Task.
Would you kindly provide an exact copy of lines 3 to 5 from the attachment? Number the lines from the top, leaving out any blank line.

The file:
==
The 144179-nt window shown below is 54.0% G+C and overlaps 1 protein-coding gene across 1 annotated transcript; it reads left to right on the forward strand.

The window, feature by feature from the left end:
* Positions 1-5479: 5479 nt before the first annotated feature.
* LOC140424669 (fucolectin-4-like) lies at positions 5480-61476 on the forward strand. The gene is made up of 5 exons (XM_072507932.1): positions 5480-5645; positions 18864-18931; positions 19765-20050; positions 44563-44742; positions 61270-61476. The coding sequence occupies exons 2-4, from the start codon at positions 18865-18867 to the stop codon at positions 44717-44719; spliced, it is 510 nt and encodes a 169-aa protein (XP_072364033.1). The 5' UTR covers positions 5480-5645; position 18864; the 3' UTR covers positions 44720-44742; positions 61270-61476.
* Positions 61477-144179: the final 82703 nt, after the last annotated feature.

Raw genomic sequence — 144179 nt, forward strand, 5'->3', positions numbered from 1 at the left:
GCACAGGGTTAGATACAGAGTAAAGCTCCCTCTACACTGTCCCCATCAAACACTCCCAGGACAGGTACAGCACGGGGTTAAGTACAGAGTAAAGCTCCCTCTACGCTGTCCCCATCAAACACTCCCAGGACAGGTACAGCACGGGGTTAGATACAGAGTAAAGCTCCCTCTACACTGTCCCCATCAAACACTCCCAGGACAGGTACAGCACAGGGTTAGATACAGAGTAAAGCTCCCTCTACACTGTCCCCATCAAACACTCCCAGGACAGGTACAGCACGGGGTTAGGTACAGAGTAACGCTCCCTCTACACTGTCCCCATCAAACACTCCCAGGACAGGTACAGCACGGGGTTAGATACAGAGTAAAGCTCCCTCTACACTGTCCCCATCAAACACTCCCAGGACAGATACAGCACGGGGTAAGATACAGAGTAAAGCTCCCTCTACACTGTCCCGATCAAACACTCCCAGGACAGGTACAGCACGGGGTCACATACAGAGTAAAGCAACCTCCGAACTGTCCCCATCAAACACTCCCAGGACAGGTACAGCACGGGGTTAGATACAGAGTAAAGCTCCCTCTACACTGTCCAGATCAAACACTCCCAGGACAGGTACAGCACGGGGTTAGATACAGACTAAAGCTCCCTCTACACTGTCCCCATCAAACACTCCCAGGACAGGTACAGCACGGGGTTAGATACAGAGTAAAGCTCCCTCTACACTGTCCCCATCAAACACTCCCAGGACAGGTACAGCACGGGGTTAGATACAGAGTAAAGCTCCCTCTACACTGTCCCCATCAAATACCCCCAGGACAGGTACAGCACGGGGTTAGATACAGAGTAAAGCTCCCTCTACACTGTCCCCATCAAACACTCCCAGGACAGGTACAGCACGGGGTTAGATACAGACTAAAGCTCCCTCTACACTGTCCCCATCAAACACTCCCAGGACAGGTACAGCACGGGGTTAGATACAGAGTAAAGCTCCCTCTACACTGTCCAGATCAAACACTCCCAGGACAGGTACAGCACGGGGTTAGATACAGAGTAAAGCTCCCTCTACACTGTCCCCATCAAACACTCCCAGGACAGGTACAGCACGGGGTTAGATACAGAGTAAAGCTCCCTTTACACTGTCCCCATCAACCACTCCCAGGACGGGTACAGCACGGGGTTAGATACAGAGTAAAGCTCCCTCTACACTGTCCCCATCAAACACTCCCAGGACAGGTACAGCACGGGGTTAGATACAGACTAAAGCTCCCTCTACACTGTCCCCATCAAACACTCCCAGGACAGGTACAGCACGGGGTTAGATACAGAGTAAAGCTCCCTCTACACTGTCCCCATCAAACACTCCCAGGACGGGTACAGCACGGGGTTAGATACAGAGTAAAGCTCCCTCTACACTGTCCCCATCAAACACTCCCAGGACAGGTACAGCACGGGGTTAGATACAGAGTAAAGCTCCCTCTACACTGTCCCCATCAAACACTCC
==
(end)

* Positions 1-5479: 5479 nt before the first annotated feature.
* LOC140424669 (fucolectin-4-like) lies at positions 5480-61476 on the forward strand. The gene is made up of 5 exons (XM_072507932.1): positions 5480-5645; positions 18864-18931; positions 19765-20050; positions 44563-44742; positions 61270-61476. The coding sequence occupies exons 2-4, from the start codon at positions 18865-18867 to the stop codon at positions 44717-44719; spliced, it is 510 nt and encodes a 169-aa protein (XP_072364033.1). The 5' UTR covers positions 5480-5645; position 18864; the 3' UTR covers positions 44720-44742; positions 61270-61476.
* Positions 61477-144179: the final 82703 nt, after the last annotated feature.